Since 1935, when the two teams first began their annual end of the season meetings, Michigan and Ohio State have regarded the final game of the regular season as most important. This fact is something that Michigan and Ohio State fans have known, understood, and relished for years. While the rivalry has seen its share of ebb and flow, the importance of The Game has never wavered. Big Ten and National Championships have often been on the line when the Wolverines and Buckeyes have clashed in late November. Yet, even during those few meetings when pride alone was on the line, the passion and intensity of the rivalry has never diminished. The Game became a national spectacle during the 10 Year War, thrusting the importance of the rivalry beyond just the Midwest. As the 2007 HBO special on the rivalry eloquently summed it up, the regular season became mere window dressing before the annual end of the year battle. Each of the rivalry’s 107 meetings has held a certain level of importance for the players, coaches, and fans. Even so, there have been brief moments in history when fate has stretched out its hand and fundamentally changed the course of the rivalry. There are moments when the importance of The Game transcends the regular level of passion and intensity that the rivalry is built upon.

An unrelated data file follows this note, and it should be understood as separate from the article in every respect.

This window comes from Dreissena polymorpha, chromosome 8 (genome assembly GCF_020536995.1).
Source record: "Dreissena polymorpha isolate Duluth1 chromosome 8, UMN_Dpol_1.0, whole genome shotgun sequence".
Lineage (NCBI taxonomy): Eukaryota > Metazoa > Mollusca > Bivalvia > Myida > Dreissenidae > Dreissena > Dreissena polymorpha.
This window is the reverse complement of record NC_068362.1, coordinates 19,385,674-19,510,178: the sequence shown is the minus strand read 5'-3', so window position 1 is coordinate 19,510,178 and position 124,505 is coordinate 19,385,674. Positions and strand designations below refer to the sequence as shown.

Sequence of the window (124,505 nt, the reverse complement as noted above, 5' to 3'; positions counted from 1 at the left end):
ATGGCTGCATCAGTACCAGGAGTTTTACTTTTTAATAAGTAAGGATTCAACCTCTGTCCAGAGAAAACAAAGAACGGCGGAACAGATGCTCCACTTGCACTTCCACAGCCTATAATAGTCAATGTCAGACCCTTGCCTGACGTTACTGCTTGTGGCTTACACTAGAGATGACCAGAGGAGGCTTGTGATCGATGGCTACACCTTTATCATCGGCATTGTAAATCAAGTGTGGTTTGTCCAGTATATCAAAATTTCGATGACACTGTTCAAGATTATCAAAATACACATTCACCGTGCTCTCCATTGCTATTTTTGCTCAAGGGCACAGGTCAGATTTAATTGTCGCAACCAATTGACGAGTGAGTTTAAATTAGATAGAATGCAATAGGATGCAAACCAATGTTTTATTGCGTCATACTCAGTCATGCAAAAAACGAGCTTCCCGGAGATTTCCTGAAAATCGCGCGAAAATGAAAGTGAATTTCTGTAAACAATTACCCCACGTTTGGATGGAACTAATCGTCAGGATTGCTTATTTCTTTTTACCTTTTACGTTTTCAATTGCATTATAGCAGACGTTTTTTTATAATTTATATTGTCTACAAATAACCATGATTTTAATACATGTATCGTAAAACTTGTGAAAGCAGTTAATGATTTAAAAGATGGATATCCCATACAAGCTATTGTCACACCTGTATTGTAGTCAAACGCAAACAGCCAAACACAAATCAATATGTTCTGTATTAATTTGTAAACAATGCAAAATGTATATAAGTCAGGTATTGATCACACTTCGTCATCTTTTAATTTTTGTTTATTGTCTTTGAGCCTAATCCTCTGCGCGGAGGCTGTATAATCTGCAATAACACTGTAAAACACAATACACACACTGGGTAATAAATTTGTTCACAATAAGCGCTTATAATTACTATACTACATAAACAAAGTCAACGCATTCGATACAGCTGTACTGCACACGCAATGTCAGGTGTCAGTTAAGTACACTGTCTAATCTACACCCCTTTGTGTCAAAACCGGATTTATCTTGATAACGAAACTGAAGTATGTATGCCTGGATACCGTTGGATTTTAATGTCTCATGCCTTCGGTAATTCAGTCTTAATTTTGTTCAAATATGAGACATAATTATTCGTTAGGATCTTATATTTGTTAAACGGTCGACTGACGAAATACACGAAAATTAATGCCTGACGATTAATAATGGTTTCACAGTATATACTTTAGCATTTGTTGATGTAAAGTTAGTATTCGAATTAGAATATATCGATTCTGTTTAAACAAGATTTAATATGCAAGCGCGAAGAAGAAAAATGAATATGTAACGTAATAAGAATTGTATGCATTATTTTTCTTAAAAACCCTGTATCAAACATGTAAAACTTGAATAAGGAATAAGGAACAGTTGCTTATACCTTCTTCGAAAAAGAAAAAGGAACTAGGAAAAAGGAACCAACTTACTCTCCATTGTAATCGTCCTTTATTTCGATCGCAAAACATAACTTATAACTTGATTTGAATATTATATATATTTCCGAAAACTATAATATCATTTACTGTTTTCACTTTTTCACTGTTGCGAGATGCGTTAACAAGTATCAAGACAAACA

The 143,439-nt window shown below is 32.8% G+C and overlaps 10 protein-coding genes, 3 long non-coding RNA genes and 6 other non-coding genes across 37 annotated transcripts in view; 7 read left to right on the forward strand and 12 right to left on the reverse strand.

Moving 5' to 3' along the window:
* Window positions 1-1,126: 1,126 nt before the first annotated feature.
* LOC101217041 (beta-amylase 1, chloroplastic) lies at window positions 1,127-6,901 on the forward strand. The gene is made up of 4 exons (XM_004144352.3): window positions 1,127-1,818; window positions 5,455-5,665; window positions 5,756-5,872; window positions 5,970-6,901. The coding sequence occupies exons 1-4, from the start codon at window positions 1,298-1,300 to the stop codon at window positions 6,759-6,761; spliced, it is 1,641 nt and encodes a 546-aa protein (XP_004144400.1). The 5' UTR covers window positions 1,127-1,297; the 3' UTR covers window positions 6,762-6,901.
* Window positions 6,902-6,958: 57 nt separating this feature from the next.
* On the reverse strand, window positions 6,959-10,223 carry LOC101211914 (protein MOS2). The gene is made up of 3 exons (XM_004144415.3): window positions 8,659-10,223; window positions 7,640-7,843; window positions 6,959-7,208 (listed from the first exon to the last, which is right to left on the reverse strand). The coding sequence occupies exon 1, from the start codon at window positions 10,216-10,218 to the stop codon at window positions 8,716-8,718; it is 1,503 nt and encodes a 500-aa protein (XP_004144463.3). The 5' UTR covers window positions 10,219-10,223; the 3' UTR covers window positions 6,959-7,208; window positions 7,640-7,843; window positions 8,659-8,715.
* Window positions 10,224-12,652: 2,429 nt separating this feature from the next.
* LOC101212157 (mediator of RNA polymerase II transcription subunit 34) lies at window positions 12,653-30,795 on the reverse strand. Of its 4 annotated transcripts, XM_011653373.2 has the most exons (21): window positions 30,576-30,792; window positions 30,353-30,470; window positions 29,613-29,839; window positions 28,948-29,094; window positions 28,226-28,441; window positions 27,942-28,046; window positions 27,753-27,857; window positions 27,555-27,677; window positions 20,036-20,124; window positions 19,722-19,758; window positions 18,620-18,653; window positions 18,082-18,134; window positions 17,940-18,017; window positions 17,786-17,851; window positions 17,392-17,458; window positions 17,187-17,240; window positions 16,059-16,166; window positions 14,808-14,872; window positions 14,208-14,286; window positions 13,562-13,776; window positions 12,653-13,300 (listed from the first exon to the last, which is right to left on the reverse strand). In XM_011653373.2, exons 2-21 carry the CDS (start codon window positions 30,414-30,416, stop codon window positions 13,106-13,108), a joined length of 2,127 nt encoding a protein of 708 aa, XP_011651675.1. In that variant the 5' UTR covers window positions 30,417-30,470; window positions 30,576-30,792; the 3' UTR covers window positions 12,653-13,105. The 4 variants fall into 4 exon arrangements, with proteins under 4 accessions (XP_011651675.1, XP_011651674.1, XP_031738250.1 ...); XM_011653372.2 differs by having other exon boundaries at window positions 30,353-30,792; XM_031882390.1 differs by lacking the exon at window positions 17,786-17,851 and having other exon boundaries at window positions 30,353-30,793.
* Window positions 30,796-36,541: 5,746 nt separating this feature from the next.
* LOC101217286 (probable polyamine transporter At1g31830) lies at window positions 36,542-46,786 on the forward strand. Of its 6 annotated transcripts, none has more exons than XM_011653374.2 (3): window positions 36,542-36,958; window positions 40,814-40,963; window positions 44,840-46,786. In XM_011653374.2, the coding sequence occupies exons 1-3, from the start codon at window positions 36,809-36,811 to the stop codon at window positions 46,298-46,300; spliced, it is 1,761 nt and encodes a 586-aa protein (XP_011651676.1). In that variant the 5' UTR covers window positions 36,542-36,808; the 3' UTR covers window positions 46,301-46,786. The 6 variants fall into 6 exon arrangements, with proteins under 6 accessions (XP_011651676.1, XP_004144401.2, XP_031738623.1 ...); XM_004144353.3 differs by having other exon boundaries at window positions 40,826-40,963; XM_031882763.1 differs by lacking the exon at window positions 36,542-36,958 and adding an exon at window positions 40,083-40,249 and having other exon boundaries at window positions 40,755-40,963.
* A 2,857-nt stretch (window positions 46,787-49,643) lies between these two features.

The 1919 contest between Michigan and Ohio State marked the first such moment in the history of the rivalry. In 1916, future first-team All-American Chic Harley arrived at the Ohio State campus and dramatically changed the course of “The Game.” Harley helped Ohio State snap a 15 game non-winning streak against Michigan in 1919. Ohio State’s 13-3 victory showed that yes, Michigan could be beaten. Ohio State’s win was the first of 3 straight victories over Michigan, a stretch that cemented the rivalry as a two sided affair.